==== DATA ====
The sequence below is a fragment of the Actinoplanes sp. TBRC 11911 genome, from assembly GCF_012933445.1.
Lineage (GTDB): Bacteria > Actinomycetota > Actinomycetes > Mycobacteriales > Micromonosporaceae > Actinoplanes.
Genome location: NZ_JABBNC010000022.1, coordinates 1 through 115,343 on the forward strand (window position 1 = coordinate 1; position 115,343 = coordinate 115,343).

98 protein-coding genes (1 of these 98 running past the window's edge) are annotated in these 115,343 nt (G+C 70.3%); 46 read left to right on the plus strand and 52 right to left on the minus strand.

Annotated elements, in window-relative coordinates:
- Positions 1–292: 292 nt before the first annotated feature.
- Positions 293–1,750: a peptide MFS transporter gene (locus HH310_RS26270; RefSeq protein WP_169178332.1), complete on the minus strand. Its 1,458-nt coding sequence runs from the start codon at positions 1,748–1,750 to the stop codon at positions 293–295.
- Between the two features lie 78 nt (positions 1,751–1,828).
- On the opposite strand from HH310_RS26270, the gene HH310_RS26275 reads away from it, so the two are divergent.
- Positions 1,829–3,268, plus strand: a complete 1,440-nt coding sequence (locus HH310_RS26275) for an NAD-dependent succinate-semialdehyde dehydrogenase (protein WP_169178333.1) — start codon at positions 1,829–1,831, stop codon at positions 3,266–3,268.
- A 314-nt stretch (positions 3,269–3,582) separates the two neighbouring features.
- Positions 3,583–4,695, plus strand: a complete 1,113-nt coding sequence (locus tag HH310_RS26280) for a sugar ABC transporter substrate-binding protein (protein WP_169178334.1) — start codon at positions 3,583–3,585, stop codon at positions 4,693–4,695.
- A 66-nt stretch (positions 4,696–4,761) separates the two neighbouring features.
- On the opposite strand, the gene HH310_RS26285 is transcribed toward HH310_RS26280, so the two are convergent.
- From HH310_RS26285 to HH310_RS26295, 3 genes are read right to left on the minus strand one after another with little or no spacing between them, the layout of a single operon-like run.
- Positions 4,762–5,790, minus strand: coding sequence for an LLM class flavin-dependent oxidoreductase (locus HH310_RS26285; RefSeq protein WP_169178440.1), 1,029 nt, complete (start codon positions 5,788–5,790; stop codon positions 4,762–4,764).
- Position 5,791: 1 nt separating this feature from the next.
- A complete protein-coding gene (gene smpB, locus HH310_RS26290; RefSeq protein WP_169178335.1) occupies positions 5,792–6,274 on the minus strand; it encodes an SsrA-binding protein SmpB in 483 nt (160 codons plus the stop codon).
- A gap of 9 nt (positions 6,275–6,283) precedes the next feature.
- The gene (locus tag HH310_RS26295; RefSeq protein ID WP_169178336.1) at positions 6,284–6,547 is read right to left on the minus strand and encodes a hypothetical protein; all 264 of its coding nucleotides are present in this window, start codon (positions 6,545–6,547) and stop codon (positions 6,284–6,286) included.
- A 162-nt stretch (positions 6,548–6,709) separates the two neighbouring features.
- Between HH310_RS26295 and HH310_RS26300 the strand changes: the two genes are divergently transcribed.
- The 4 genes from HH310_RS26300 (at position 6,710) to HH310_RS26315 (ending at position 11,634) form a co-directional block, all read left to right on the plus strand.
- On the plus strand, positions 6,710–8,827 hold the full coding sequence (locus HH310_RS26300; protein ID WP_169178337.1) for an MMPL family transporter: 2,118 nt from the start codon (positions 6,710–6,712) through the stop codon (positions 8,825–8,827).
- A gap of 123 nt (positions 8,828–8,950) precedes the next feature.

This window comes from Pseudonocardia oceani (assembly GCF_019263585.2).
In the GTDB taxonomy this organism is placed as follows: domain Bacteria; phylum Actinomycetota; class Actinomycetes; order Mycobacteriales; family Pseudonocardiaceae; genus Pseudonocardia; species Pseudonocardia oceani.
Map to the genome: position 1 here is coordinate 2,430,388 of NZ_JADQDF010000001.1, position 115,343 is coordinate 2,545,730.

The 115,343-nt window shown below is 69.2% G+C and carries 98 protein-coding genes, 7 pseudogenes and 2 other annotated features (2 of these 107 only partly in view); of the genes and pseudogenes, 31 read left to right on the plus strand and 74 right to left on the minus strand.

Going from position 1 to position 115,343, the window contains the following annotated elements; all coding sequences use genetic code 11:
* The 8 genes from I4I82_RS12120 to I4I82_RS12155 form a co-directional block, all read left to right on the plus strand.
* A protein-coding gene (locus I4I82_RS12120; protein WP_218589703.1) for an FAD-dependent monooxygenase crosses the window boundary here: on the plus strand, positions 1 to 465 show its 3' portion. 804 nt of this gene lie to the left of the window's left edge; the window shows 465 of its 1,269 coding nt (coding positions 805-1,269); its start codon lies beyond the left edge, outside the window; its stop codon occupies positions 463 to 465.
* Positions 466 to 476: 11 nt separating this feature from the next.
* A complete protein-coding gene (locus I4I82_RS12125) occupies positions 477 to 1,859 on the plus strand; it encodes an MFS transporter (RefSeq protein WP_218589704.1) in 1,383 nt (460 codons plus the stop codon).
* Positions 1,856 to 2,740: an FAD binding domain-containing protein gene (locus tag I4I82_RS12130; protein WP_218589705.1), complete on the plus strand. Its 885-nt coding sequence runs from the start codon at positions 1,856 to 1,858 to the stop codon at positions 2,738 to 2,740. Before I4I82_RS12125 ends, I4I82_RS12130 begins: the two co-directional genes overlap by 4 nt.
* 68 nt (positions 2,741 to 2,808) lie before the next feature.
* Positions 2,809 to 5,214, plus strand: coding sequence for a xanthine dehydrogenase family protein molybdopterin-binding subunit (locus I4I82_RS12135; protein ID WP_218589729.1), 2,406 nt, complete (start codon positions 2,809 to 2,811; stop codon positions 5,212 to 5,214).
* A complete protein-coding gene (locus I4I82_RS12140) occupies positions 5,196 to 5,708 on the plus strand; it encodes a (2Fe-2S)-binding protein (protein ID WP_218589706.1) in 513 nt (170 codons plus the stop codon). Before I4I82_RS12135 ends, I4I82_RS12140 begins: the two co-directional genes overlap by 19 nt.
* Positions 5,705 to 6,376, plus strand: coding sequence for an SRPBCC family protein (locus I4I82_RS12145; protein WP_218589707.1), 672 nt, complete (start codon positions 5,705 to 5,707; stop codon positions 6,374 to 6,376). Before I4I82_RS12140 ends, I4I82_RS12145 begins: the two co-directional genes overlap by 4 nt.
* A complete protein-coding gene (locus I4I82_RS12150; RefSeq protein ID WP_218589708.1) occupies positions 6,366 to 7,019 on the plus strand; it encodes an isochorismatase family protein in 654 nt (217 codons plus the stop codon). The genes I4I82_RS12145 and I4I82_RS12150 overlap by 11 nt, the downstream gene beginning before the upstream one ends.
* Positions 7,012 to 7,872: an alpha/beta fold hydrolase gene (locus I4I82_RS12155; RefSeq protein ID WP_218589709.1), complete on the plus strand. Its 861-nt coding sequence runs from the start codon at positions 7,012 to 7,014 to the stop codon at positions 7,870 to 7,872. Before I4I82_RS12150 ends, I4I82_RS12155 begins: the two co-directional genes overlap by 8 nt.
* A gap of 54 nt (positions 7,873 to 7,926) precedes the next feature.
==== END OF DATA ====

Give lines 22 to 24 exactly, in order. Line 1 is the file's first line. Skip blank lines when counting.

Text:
- Between HH310_RS26295 and HH310_RS26300 the strand changes: the two genes are divergently transcribed.
- The 4 genes from HH310_RS26300 (at position 6,710) to HH310_RS26315 (ending at position 11,634) form a co-directional block, all read left to right on the plus strand.
- On the plus strand, positions 6,710–8,827 hold the full coding sequence (locus HH310_RS26300; protein ID WP_169178337.1) for an MMPL family transporter: 2,118 nt from the start codon (positions 6,710–6,712) through the stop codon (positions 8,825–8,827).